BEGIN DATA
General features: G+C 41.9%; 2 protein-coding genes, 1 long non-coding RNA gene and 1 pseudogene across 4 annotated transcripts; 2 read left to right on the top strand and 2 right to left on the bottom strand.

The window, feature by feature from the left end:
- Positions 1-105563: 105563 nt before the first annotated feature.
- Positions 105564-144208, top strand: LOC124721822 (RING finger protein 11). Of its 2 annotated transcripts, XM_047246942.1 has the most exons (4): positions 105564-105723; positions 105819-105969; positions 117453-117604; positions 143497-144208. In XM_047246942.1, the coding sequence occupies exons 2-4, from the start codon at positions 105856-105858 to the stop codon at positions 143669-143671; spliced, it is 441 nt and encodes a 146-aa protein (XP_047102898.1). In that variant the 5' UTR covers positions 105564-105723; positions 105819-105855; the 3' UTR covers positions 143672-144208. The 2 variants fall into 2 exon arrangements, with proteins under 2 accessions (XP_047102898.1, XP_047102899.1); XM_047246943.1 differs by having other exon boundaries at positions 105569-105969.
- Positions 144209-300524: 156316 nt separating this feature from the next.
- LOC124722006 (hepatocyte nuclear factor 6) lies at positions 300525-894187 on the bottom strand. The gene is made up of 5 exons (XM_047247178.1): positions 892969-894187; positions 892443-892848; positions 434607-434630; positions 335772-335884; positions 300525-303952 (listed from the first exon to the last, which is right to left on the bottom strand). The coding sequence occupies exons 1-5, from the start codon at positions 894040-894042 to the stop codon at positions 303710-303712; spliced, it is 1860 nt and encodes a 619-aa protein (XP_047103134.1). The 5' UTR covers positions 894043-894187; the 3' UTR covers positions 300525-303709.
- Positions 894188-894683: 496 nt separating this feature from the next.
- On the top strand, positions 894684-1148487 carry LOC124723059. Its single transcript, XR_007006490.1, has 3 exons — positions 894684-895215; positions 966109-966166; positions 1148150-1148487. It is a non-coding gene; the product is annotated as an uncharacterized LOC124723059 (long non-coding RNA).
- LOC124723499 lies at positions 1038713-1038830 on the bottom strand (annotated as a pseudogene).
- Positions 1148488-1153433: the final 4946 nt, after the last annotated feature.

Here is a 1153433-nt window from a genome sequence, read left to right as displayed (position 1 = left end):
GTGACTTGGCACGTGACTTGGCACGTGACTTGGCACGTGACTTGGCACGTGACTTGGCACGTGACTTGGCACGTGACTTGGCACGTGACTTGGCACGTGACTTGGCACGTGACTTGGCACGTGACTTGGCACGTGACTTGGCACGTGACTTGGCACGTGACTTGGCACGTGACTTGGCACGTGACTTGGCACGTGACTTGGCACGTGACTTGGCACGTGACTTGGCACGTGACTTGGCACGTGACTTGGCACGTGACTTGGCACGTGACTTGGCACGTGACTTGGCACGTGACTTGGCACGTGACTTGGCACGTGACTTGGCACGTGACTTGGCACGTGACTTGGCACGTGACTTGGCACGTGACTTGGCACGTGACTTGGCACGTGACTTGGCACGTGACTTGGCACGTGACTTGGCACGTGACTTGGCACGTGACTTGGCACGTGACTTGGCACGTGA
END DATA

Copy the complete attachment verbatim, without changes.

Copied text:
General features: G+C 41.9%; 2 protein-coding genes, 1 long non-coding RNA gene and 1 pseudogene across 4 annotated transcripts; 2 read left to right on the top strand and 2 right to left on the bottom strand.

The window, feature by feature from the left end:
- Positions 1-105563: 105563 nt before the first annotated feature.
- Positions 105564-144208, top strand: LOC124721822 (RING finger protein 11). Of its 2 annotated transcripts, XM_047246942.1 has the most exons (4): positions 105564-105723; positions 105819-105969; positions 117453-117604; positions 143497-144208. In XM_047246942.1, the coding sequence occupies exons 2-4, from the start codon at positions 105856-105858 to the stop codon at positions 143669-143671; spliced, it is 441 nt and encodes a 146-aa protein (XP_047102898.1). In that variant the 5' UTR covers positions 105564-105723; positions 105819-105855; the 3' UTR covers positions 143672-144208. The 2 variants fall into 2 exon arrangements, with proteins under 2 accessions (XP_047102898.1, XP_047102899.1); XM_047246943.1 differs by having other exon boundaries at positions 105569-105969.
- Positions 144209-300524: 156316 nt separating this feature from the next.
- LOC124722006 (hepatocyte nuclear factor 6) lies at positions 300525-894187 on the bottom strand. The gene is made up of 5 exons (XM_047247178.1): positions 892969-894187; positions 892443-892848; positions 434607-434630; positions 335772-335884; positions 300525-303952 (listed from the first exon to the last, which is right to left on the bottom strand). The coding sequence occupies exons 1-5, from the start codon at positions 894040-894042 to the stop codon at positions 303710-303712; spliced, it is 1860 nt and encodes a 619-aa protein (XP_047103134.1). The 5' UTR covers positions 894043-894187; the 3' UTR covers positions 300525-303709.
- Positions 894188-894683: 496 nt separating this feature from the next.
- On the top strand, positions 894684-1148487 carry LOC124723059. Its single transcript, XR_007006490.1, has 3 exons — positions 894684-895215; positions 966109-966166; positions 1148150-1148487. It is a non-coding gene; the product is annotated as an uncharacterized LOC124723059 (long non-coding RNA).
- LOC124723499 lies at positions 1038713-1038830 on the bottom strand (annotated as a pseudogene).
- Positions 1148488-1153433: the final 4946 nt, after the last annotated feature.

Here is a 1153433-nt window from a genome sequence, read left to right as displayed (position 1 = left end):
GTGACTTGGCACGTGACTTGGCACGTGACTTGGCACGTGACTTGGCACGTGACTTGGCACGTGACTTGGCACGTGACTTGGCACGTGACTTGGCACGTGACTTGGCACGTGACTTGGCACGTGACTTGGCACGTGACTTGGCACGTGACTTGGCACGTGACTTGGCACGTGACTTGGCACGTGACTTGGCACGTGACTTGGCACGTGACTTGGCACGTGACTTGGCACGTGACTTGGCACGTGACTTGGCACGTGACTTGGCACGTGACTTGGCACGTGACTTGGCACGTGACTTGGCACGTGACTTGGCACGTGACTTGGCACGTGACTTGGCACGTGACTTGGCACGTGACTTGGCACGTGACTTGGCACGTGACTTGGCACGTGACTTGGCACGTGACTTGGCACGTGACTTGGCACGTGACTTGGCACGTGACTTGGCACGTGACTTGGCACGTGA